The gardening buffs among you will be familiar with the compost heap, but for those of you looking to get into gardening, compost is basically a collection of organic waste made up of food and plants that decomposes over several months before finally turning into ‘humus’ – an extremely nutrient-rich soil.
A compost heap is a huge help in reducing landfill waste, and this soil can also be used as an organic fertiliser for your garden. The garden experts behind GardenBuildingsDirect.co.uk have researched the best ingredients that will make your compost heap thrive.
‘Composting is the most environmentally-friendly way of dealing with kitchen and garden waste, and can be done all year round,’ explains a spokesperson for GardenBuildingsDirect.co.uk. ‘Once you’ve found a good spot in the garden and set up an appropriate container, you can start adding a huge variety of household items – from cardboard and receipts to apple cores and dry pasta.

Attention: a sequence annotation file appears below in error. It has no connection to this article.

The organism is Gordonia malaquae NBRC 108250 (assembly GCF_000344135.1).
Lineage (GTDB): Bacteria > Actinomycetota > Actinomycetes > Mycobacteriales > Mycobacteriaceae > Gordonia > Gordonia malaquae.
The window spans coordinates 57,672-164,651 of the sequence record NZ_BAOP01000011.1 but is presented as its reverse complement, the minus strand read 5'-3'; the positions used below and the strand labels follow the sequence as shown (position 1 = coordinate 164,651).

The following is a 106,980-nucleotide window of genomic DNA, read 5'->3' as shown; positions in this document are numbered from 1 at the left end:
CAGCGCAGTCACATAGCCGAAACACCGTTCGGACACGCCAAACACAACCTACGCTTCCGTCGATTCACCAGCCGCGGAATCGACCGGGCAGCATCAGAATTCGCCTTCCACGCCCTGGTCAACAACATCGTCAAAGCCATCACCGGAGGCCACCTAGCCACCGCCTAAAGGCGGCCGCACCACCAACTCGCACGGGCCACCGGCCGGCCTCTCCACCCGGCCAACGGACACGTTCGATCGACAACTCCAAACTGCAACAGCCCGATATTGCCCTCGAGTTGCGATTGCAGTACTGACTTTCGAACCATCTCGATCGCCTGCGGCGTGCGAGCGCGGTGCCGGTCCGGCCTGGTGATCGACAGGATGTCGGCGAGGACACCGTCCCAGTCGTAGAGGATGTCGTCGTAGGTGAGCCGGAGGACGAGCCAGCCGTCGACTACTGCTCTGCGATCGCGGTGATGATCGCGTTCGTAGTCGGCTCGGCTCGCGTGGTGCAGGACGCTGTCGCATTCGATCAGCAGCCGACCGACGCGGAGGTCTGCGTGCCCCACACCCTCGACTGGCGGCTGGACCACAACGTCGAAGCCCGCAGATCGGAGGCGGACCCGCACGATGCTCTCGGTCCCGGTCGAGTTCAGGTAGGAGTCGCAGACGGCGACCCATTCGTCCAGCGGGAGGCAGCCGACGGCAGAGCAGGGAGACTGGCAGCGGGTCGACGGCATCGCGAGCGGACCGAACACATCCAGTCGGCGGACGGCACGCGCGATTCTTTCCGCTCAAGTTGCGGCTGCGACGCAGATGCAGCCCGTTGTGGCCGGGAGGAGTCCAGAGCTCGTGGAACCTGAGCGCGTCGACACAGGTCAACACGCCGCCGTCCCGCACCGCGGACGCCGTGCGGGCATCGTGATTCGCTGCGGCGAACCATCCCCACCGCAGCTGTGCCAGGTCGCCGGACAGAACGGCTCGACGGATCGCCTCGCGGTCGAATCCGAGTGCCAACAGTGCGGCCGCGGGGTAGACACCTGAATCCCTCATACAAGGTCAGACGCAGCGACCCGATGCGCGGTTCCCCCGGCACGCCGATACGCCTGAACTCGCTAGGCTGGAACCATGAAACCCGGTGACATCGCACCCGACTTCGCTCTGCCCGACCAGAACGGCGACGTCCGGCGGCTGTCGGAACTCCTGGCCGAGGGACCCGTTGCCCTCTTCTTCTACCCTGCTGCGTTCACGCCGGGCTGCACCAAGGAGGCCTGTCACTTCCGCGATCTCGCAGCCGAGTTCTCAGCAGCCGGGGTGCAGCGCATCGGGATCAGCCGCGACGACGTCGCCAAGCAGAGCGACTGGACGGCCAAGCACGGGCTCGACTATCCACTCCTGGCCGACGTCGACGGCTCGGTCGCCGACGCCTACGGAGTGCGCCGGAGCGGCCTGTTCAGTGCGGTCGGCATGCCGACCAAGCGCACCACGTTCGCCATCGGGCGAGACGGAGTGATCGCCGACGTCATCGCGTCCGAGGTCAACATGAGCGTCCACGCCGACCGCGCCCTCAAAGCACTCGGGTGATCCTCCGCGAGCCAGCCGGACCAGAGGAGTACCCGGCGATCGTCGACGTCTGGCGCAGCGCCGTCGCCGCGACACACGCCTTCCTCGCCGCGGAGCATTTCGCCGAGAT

‘You should avoid letting any one material dominate the heap though – it’s best to mix them up. The ideal compost heap will be a combination of green and brown items – things like grass clippings, fruit and veg, hedge trimmings and leaves – combined with accelerators and activators containing high levels of nitrogen and carbon.’
Here’s their list for the perfect compost heap:
- Greenery. Grass clippings and soft, leafy plants are essential elements for a successful compost heap, as well hedge trimmings and twigs.
- Shredded newspaper. Glossy magazines don’t make for good compost, but thin printed paper is perfect for the pile. You can help it break down faster by shredding it first.
- Food waste. Fruit, vegetables, peelings, bread, cereal, coffee grounds and filters can all be broken down on the compost heap and will reduce the amount of general waste your household produces.
- Paper towels. You can put used paper towels in the compost bin – but only if they’ve been used to mop up food spillages. If they’ve been used with any type of chemical, it’s best to put them straight in the bin, to avoid any possible contamination.
- Wine and beer. If an opened bottle of wine has gone past its best or your beer has gone flat, just pour it onto the pile.
- Hair and nail clippings. Both human and pet hair and nail clippings can be used, as long as they’re free from nail polish.
- Dry pet food. If an old bag of cat or dog food has gone hopelessly stale, it will make a great addition to your compost pile.